Do Cockroaches Bite?

Was that a cockroach scurrying across the floor? 

And do you feel your arm itching now?

Well, it was brown. It had antennas and tiny legs. It did look like that familiar pest you know all too well. 

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But did it just BITE you?

Did the previously innocent-looking cockroach- synonymous with dirt and filth and eating almost anything it came across, really just attack you?

Surely cockroaches don’t bite, right?

Does their large diet of vegetables, meat, and glue ever include humans? 

Let’s find out.

Do Cockroaches Bite?

The short answer is YES. 

But thankfully, the chances are very rare, and there are hardly any documented cases of roaches biting humans. 

So, while cockroaches can technically bite humans, they don’t have pincers or teeth strong enough to break your skin.

Even the biggest species of cockroach, Blaberus Gigantes (the Giant Cave Roach), which grows up to a gigantic 3.5 inches, has never been known to bite. 

BUT. Trigger warning. 

There have been a few cases in history where roaches have turned to human hair, fingernails, eyelashes, and even dead skin when the availability of food was scarce. 

Thankfully, the majority of the time, when it comes to feeding on humans, cockroaches only feast on the deceased.

Did you know when food is scarce, cockroaches will turn cannibal and eat the weaker members?

So, it isn’t technically impossible for them to turn violent when they are ravenous. 

Population-wise, German cockroaches are the most likely to bite, considering their widespread distribution and infamous habit of causing large infestations. 

And statistically speaking, this is the species you should consider avoiding if you are scared of being bitten.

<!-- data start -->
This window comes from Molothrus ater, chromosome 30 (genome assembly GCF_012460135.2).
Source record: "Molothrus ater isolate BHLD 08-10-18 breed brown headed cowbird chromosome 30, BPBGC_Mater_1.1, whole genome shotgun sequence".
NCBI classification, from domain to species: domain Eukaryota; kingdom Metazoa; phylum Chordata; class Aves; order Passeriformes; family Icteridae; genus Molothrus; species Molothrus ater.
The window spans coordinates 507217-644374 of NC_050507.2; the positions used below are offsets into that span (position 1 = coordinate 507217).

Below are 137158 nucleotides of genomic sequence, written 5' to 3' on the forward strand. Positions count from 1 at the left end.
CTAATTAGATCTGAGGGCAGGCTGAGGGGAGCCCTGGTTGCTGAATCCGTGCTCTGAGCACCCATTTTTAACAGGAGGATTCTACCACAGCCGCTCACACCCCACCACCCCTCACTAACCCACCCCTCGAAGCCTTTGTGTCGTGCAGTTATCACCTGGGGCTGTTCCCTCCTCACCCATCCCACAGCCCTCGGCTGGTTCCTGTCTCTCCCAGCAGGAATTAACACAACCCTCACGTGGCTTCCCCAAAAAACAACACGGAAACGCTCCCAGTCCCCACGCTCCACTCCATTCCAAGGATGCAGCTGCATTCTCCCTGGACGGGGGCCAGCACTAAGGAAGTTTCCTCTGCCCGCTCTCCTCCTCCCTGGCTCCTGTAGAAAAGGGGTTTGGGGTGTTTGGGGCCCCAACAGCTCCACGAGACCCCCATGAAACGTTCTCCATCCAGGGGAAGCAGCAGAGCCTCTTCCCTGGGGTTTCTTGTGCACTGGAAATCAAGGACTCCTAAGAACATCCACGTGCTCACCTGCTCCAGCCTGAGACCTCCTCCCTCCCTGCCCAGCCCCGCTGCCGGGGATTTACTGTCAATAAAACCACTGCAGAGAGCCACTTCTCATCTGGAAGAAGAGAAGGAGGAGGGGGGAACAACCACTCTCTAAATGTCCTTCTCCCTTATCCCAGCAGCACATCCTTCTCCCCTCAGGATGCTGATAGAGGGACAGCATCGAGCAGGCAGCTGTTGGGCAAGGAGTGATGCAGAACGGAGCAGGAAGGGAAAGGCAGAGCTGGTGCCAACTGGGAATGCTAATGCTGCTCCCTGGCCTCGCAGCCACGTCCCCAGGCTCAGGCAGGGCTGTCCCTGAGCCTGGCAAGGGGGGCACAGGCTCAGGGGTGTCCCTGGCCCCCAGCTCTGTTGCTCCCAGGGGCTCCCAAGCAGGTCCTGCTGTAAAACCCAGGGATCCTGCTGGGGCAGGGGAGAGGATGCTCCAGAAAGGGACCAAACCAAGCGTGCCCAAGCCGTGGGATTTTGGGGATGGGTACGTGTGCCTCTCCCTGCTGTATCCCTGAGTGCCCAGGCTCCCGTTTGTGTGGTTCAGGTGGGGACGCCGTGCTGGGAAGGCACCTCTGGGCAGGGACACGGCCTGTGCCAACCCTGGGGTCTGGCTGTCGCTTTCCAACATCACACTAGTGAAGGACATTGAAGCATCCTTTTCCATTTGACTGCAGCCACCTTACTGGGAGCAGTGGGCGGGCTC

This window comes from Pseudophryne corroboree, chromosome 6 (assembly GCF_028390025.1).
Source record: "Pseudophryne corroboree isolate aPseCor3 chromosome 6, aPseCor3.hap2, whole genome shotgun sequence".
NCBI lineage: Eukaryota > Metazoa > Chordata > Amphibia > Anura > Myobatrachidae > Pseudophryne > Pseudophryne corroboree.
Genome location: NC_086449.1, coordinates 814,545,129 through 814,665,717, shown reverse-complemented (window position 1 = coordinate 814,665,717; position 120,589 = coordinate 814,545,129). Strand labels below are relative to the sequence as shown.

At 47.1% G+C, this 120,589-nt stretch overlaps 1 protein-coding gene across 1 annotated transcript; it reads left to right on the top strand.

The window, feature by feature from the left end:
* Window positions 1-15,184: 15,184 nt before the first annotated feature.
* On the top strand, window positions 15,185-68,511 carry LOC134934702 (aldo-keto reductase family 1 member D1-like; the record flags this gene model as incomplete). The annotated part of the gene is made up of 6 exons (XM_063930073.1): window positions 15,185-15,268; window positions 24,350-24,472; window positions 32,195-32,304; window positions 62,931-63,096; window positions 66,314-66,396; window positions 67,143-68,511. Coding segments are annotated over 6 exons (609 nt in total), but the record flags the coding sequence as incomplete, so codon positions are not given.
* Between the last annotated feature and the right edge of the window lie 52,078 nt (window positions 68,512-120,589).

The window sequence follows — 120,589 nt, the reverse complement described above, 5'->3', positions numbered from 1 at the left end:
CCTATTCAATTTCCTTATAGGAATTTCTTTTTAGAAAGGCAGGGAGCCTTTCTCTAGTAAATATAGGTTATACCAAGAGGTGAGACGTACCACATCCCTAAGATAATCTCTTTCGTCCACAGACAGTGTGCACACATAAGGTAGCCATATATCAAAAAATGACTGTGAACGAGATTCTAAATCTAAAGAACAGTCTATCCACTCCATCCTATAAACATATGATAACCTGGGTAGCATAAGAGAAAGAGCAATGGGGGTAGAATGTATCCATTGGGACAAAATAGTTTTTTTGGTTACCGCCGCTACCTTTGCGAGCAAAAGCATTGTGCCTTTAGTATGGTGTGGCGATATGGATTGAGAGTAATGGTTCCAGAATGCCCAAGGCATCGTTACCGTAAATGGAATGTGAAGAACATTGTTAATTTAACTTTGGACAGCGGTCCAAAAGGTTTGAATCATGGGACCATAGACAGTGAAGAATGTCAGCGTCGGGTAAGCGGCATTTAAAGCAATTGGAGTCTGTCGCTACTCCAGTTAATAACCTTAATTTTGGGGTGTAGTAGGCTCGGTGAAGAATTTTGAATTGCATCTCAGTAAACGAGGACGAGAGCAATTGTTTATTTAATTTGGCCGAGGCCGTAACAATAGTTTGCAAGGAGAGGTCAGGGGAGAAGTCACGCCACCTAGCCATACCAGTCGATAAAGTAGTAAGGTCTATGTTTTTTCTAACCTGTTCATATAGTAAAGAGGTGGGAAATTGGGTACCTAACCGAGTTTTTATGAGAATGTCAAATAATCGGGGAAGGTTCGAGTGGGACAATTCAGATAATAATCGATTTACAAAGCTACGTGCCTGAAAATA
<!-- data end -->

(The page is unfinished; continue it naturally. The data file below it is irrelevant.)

When Can Cockroaches Bite?

Cockroaches usually bite sleeping humans, but ONLY accidentally. 

Sometimes, they sense a small amount of food on the mouth or fingers of a person and deposit a weak bite while feasting on the crumbs.

The other possibility is when a cockroach crawls over a sleeping person to feast on the moisture built up around the eyes or the nose. 

If you see redness or swelling and suspect an insect bite, chances are it wasn’t a cockroach. And while cockroaches can feed on hair and nails, it is an extremely unlikely circumstance. 

Why Do Cockroaches Bite Humans?

Unlike other insects like fleas and mosquitoes that bite humans in self-defense or suck blood for nourishment,  roaches don’t rely on humans to complete their life cycle. Their surroundings provide ample alternatives to satiate their hunger with. 

As a consequence, they hardly ever bite humans for feeding. 

Cockroach bites only occur when the populations outgrow the normal food sources, forcing these crawling insects to seek other means of food.

As the possibility of such a dire shortage is fairly improbable, humans are safe from becoming cockroach dinners (at least for the time being.)

Where Does A Cockroach Bite?

Cockroaches attack the following locations on the human body:

  • Face
  • Mouth
  • Hands
  • Fingers
do cockroach bites

How To Identify A Cockroach Bite?

Cockroach bites can sometimes be mistaken for bed bug bites, considering both predators are nocturnal and often operate simultaneously. 

However, there are a few subtle differences that can help identify a roach bite and act accordingly:

Catching the crawling insect in the act